We're big fans of Susan Orlean at Maximum Fun. A few years ago she gave a talk at Max Fun Con called: "Finding the extraordinary in the ordinary." You can check out that talk here.

Photo: Valery Hache / AFP / Getty Images

Jazz vocalist Gregory Porter on his new album 'Nat King Cole and Me'

Gregory Porter is a Grammy Award winning jazz vocalist. The route he took to get there is really unique. He was a offensive lineman at San Diego State. Then, during his junior year, an injury ended his football career. During that time he could sing, but he wasn't a singer. That changed when his mom, literally from her deathbed, told him to start singing.

In 2010, he moved to New York with his brother and recorded his debut record "Water." Whereas most young jazz singers start their careers recording standards, Porter recorded an album of mostly originals.

Now, almost a decade later, he's laid down an new album with jazz standards. "Nat King Cole and Me" pays tribute to one of the greatest jazz singers of all time. It's music he grew up on. Porter spent a lot of time researching the music of Nat King Cole - his records, books, and documentaries. He'll tell us what made Cole one of the most unique singers of the civil rights era of the 1950's. He'll also tell us what it was like to grow up in Bakersfield, California and how that's influenced his lyrics.

The covers are great, but if you want to hear some more of his original work, check out his 2016 album: "Take Me to the Alley" – the album was inspired by his mother's teachings as a street minister and it's one of our favorites.

The Outshot: Hot Dog Timmy

Jesse explains why great things can come of simple premises and simple situations. Like in this sketch from "The Whitest Kids You Know."

Bullseye with Jesse Thorn: Geena Davis and Jack Handey

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Show: 
Bullseye
Guests: 
Geena Davis
Guests: 
Jack Handey

New to Bullseye? Subscribe to our podcast in iTunes or with your favorite podcatcher to make sure you automatically get the newest episode every week.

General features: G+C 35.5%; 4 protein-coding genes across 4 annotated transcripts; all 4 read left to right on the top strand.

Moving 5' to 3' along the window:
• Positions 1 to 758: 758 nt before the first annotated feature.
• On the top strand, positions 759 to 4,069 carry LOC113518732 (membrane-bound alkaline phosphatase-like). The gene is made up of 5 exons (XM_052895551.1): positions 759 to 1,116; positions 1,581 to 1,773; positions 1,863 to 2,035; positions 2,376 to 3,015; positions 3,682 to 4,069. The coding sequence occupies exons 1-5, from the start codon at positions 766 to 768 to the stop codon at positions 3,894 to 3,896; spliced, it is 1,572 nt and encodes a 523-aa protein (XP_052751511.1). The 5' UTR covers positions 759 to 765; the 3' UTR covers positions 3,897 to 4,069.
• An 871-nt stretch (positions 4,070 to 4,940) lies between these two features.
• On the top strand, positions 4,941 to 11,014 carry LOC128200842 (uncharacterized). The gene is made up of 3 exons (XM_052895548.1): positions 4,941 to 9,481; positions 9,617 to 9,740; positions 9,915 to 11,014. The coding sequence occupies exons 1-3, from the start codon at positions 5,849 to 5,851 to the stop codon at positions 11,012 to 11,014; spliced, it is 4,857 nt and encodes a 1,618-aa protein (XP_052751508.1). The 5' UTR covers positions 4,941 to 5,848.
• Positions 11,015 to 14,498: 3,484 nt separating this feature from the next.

Photo: Jesse Thorn

Geena Davis on Gender Diversity, Archery and Quieting the Inner Critic

Geena Davis has made a lasting impression as an actress both on film and television in her roles in "Beetlejuice," "Thelma and Louise," "A League of Their Own," "The Accidental Tourist" and "Commander in Chief." Her performances have resulted in acclaim and a lengthy career both in front and behind the camera. It's also garnered her a Golden Globe and an Oscar.

Davis is just as committed to her work for gender awareness and diversity in film and television. She founded the research-based Geena Davis Institute on Gender in Media, to educate, and influence, the entertainment industry with regard to gender representation on screen. Davis also founded the Bentonville Film Festival, which showcases films featuring minorities and women in both cast and crew and which guarantees distribution to the festival's winners.

Geena Davis joined Jesse on Bullseye in 2016 and spoke about gaining confidence in voicing her opinions on set, how she feels about being recognized in public and how quieting her inner-critic helped her to almost qualify as an archer for the Summer Olympic games.

Today, her work at the Geena Davis Institute on Gender in Media is still going strong and they're doing a lot of really insightful, fascinating work. You can also see Geena Davis on the new season of "Grey's Anatomy" on ABC.

Click here to listen to Geena Davis's interview on YouTube.


Photo: Jamie McCarthy/Getty Images

Humorist Jack Handey confirms that yes, he is a real person